Labour retains grip on Welsh Assembly as Ukip celebrates successes
Labour will retain their grip on power in a very different Welsh Assembly which sees Ukip join the institution's ranks for the first time.
Carwyn Jones's party will go back into the Senedd with 29 AMs - one fewer than last time around.
Although it is two seats shy of an overall majority, Labour is likely to govern alone and call upon the support of other parties on key votes.
However, while who is in power remains the same the fifth Assembly will be a stark contrast with its previous incarnation.
As well as new borrowing powers coming on stream, there is the chance Wales may also be given the ability to vary income tax.
Labour will also be without one of its most experienced politicians after Leighton Andrews lost his seat to Plaid Cymru leader Leanne Wood in the only major scalp of the night.
The Welsh nationalists also beat the Conservatives into second place - with the Tories suffering a disappointing campaign - while the Liberal Democrats were reduced to a single seat.
However, the biggest change will perhaps be the arrival of Ukip in the Siambr - with its new AMs Neil Hamilton and Mark Reckless vowing to shake up a "too cosy" Assembly.
Mark Drakeford, who claimed the last constituency seat of the night for Labour, said: "I've heard Ukip say that the Assembly won't be the same - it certainly won't be.
"Having to deal with them is not something I will look forward to."
In the run-up to the election, a YouGov poll had predicted that Labour would still be the biggest party albeit with two fewer AMs.
However, it got off to a flying start winning six out of six as well as seeing off the Conservatives' challenge in the marginal of Cardiff North.
At one stage veteran left wing AM Julie Morgan admitted she was "not confident" about keeping her seat.
Labour's arguably most prized asset and First Minister Mr Jones also retained his seat in Bridgend and newcomer Lee Waters fended off Plaid's advances in Llanelli.
However, the night did give a bloody nose to its candidate in the Rhondda - Mr Andrews.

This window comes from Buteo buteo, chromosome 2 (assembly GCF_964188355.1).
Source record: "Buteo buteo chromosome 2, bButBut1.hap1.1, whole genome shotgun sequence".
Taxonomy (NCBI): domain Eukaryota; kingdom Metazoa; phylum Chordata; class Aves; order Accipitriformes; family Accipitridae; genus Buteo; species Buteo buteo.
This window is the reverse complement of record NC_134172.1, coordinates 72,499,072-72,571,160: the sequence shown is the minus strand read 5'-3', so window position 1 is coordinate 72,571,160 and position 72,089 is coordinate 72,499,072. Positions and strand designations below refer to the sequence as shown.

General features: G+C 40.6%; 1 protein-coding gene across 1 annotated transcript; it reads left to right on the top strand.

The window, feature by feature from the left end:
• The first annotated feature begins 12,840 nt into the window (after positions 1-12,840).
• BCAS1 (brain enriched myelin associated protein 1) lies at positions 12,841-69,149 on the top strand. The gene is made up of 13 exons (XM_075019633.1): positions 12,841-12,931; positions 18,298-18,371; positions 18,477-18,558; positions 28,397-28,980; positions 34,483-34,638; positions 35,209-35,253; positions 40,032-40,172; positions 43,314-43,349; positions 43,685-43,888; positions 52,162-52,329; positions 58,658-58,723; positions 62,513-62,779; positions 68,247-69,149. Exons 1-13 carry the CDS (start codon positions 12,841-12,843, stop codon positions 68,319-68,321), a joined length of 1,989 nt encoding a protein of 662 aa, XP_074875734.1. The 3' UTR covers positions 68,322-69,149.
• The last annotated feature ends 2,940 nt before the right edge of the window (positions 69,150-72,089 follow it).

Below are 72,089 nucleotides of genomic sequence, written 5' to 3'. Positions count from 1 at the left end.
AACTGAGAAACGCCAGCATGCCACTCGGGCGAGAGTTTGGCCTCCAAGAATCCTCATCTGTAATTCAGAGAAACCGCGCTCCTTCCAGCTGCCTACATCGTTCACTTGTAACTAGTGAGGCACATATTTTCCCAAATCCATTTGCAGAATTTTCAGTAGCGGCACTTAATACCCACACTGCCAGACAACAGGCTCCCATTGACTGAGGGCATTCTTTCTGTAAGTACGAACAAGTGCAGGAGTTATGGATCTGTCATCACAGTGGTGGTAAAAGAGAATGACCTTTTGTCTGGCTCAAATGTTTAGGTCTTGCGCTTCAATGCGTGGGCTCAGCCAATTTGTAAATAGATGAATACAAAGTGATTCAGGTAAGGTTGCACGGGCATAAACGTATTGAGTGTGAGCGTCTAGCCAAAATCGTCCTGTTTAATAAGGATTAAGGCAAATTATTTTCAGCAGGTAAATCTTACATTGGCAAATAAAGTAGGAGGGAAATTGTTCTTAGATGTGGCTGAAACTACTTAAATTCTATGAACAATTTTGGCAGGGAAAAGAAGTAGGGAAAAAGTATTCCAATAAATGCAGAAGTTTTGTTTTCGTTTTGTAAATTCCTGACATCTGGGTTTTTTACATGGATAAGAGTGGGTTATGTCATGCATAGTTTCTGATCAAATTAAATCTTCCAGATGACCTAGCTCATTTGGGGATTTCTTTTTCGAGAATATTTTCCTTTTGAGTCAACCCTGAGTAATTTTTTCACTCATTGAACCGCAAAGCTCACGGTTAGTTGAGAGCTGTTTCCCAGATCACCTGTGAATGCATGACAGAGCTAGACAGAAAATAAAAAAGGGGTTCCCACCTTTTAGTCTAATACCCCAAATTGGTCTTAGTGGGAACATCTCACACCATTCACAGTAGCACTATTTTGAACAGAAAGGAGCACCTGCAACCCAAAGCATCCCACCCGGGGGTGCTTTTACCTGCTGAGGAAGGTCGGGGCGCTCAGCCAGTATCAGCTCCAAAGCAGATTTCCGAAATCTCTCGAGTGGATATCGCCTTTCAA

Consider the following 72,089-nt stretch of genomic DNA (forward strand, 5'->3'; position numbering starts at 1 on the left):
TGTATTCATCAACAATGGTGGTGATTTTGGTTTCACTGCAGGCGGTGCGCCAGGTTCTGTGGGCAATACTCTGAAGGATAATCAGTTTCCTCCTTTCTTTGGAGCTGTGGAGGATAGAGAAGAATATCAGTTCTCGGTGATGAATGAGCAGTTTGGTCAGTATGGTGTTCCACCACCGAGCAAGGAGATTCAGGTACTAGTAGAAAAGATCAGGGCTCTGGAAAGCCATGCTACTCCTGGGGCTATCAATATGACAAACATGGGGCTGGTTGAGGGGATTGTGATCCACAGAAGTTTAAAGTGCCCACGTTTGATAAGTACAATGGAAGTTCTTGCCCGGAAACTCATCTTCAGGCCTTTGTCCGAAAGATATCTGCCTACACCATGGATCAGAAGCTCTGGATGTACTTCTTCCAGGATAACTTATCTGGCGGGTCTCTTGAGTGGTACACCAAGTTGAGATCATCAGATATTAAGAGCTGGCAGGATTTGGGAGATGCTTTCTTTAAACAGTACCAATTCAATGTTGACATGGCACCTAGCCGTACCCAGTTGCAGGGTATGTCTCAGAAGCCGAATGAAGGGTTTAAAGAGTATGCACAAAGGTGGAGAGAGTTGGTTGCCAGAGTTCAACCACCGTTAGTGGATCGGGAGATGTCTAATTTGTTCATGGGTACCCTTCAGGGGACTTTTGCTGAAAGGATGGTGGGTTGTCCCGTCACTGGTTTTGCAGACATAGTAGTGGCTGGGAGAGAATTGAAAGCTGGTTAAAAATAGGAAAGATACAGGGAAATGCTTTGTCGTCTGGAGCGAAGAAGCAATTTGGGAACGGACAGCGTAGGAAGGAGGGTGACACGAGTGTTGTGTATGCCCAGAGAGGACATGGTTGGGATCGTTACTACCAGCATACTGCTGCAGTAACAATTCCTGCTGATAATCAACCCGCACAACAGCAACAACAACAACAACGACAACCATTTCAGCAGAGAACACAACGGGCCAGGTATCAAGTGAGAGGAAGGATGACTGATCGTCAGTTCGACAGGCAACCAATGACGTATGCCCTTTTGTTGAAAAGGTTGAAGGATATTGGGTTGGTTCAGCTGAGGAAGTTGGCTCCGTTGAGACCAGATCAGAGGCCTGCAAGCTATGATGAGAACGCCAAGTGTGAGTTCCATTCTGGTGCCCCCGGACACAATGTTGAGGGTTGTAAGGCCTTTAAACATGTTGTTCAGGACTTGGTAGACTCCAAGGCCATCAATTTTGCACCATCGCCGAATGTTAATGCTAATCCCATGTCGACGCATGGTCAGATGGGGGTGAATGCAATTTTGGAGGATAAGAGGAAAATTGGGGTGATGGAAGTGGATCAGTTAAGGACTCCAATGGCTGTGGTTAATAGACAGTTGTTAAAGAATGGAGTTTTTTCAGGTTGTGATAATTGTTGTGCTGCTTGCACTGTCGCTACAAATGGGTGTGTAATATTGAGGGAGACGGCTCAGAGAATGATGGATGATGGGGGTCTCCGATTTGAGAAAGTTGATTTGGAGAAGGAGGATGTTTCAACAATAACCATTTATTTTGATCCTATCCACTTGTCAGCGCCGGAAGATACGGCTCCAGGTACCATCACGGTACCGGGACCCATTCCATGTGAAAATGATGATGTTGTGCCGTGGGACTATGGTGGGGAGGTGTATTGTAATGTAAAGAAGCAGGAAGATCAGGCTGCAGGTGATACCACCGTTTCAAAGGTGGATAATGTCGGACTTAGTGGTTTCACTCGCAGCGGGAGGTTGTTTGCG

The former health minister went head-to-head with Plaid leader Ms Wood - and the mother-of-one's gamble to switch from a regional seat to a constituency paid off as she took 50.6% of the vote.
She said: "To win here, in the Rhondda, to win where you've lived all your life and grown up is a real honour.
"A new dawn is about to break in Wales. People have voted for change."
Plaid finished the election with 12 AMs - one more than the Tories.
Ukip, which finished third with seven seats, said it was looking forward to challenging the status quo.
Nigel Farage, whose party was against the Assembly's existence until a policy U-turn in 2013, added: "Many traditional Labour voters look at Jeremy Corbyn and at a Labour party that has gone way, way, way to the left, that is very metropolitan and refuses to engage with issues like immigration - which is the number one issue."
Meanwhile, Lib Dem leader Kirsty Williams will cut a lonely figure in the next Assembly as she now is her party's only AM - after it lost four seats.
However, the mid Wales based politician remained upbeat after drastically increasing her share of the vote.
"It will take a long time to rebuild the party, but I'm really proud that rebuild begins here," she added.
First Minister Carwyn Jones said the result was very good for Labour, given that a number of opinion polls had predicted his party would lose more seats than it actually did.
He said: "We always said this was the toughest Assembly election we had ever faced, and in that context we can be pleased to beat the Tories in every battleground seat. The country has been spared the chaos of a Tory/Ukip coalition.
"With 29 seats, Wales will now look to us to form the next government - that's a very great honour and we will take some time over the weekend to discuss the road ahead."